Federal Attorney-General George Brandis has said the Commonwealth will introduce legislation to lower the control order age threshold. Photo: Alex EllinghausenA fresh counter-terrorism crackdown has been launched across NSW prisons which could force lower-security inmates to use English when writing letters, speaking on the phone or talking with visitors.
The state government on Friday created a new prisoner designation – a “national security interest inmate” (NSI) – to crack down on prisoners deemed at risk of inciting or organising terrorism via their contact with the outside world.
The new powers allow NSW Corrective Services Commissioner Peter Severin to impose severe restrictions on the ability of prisoners who have not been convicted of terrorism offences to communicate with visitors, friends and family.
The powers could see minimum security inmates hit with some of the same restrictions as high-risk inmates already convicted of a terrorism offence.
The commissioner will be able to impose the restrictions if he considers there is a risk that the prisoner could engage in or incite others to engage in “activities that constitute a serious threat to the peace, order or good government of the state or any other place”.
A national security interest (NSI) designation means visitors would need to be approved with a criminal record check, while an inmate’s mail would be opened, read and copied and mail and phone calls would have to be in English or another approved language.
The commissioner can change an inmate’s designation to NSI without seeking recommendations of the Review Council.
“We are introducing these strong measures to help prevent inmates from co-ordinating terrorism activities or inciting extremism from inside prison. We will not take a backward step when it comes to ensuring community safety,” said Corrective Services Minister David Elliott.
“While there is no known specific terrorist threat from inside our prisons, the new NSI designation will give Corrective Services NSW the ability to better monitor all inmates who pose a risk to national security, throughout their time in custody.”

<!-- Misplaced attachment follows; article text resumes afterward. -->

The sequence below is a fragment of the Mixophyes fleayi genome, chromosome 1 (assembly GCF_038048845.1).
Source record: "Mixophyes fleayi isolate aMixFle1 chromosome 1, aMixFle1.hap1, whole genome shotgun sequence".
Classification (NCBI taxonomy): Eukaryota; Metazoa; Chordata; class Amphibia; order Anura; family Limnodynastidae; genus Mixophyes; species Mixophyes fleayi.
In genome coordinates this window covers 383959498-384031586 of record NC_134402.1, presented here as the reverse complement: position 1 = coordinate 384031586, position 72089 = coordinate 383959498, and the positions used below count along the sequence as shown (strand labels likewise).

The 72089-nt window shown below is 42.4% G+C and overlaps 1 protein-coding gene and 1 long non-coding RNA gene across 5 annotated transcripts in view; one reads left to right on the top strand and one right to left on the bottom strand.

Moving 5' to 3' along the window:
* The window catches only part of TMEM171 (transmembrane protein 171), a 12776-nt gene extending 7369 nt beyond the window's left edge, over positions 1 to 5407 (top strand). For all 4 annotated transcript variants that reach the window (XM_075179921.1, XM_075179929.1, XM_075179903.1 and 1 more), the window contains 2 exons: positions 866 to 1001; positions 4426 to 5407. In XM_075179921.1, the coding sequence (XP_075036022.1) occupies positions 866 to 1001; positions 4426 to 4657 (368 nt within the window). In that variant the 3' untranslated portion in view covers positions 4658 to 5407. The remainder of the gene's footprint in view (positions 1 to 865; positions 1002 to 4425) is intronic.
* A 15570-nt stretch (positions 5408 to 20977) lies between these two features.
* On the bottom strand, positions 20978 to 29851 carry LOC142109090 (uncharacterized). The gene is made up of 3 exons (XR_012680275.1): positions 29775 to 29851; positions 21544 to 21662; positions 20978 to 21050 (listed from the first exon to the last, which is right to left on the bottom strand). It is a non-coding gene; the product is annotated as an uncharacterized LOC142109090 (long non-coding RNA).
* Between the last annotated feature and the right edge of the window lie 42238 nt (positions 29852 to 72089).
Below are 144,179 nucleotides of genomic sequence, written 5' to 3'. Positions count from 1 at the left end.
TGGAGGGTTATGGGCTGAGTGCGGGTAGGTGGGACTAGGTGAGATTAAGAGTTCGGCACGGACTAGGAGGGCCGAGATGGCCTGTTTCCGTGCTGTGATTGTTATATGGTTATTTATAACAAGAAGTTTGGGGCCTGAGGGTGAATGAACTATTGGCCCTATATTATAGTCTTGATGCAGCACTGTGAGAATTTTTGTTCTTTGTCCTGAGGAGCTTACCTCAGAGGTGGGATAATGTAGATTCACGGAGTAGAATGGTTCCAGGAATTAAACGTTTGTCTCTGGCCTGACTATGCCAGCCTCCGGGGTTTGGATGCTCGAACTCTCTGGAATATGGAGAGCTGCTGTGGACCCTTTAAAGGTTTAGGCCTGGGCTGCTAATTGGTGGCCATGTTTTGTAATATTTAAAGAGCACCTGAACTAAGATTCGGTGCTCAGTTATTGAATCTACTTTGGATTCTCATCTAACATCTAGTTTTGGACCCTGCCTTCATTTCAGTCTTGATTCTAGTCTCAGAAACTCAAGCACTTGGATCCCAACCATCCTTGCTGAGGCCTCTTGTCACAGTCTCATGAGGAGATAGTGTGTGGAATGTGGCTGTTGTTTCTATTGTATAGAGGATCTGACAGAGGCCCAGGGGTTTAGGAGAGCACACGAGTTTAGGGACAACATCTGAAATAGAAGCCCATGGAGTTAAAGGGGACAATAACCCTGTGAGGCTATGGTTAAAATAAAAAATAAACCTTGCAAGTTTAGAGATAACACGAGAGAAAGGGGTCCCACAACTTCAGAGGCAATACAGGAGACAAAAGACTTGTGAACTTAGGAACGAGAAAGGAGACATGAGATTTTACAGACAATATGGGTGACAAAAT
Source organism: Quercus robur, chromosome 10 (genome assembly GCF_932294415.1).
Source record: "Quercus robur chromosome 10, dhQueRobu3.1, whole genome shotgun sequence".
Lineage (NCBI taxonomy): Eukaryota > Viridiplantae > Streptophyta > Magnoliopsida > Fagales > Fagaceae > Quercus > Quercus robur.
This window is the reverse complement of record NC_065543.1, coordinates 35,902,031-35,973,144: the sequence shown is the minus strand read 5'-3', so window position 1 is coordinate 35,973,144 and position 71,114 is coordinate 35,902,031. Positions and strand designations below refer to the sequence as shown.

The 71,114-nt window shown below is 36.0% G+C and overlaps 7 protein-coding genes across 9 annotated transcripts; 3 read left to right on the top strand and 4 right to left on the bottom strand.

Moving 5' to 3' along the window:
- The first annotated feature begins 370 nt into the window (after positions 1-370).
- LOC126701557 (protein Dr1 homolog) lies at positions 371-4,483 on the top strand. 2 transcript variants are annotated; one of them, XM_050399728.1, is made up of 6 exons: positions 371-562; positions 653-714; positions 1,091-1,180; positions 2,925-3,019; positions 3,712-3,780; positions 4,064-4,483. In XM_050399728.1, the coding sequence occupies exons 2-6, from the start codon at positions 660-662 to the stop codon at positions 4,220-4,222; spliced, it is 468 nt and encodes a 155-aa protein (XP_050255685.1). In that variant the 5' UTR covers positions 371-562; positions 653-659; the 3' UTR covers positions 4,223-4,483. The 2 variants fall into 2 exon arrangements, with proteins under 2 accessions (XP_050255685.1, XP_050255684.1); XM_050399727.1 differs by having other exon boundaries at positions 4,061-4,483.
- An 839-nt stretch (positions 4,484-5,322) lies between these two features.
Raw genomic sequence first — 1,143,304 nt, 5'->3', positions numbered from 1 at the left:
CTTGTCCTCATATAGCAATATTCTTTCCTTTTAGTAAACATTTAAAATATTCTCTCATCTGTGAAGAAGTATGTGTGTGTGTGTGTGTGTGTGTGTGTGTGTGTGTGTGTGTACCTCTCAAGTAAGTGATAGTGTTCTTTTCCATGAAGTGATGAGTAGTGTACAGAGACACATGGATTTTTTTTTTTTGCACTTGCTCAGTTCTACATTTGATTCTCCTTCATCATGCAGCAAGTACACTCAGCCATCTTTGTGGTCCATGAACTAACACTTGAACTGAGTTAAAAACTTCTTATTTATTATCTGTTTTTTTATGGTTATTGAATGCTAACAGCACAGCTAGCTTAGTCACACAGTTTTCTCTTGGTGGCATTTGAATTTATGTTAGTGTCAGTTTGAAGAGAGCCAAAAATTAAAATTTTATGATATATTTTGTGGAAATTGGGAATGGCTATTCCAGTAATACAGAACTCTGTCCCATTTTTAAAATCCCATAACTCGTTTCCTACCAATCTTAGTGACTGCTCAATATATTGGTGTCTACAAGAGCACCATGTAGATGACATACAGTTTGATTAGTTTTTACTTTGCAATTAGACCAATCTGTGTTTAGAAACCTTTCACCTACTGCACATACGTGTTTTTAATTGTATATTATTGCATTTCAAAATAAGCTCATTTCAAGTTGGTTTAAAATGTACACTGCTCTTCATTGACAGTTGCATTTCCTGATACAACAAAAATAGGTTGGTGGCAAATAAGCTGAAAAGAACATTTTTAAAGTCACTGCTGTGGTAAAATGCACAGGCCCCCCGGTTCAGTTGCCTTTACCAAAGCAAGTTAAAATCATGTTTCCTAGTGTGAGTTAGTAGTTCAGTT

The changes come almost a month after radicalised teenager Farhad Khalil Mohammad Jabar shot dead police accountant Curtis Cheng outside NSW Police headquarters in Sydney.
This month, Premier Mike Baird wrote to Prime Minister Malcolm Turnbull urging him to extend the time a suspect may be held without charge from up to eight days to 28 days and lower the age threshold for control orders from 16 to 14.
Control orders can be used to restrict movements, contact and activities of terrorism suspects and allow their monitoring.
Federal Attorney-General George Brandis has said the Commonwealth will introduce legislation to lower the control order age threshold but has indicated potential constitutional problems with extending the pre-charge detention period.
On Friday, the President of the Lebanese Muslim Association, Samier Dandan, criticised the further crackdown on inmates.
He said the government’s current policy “seems to be more focused on policing and control than trying to address issues at a grass-roots level”.
“We don’t want to keep seeing the same process that focuses on policing,” he said. “The academics are telling us the only way to address this is on a social basis.”
NSW Council for Civil Liberties president Stephen Blanks said he believed the new designation was “counter-productive”.
“This kind of regulation is going to make reintegration more difficult because it will build up opposition and resentment from the prisoners concerned and their families, whose communications with them will be inhibited.”
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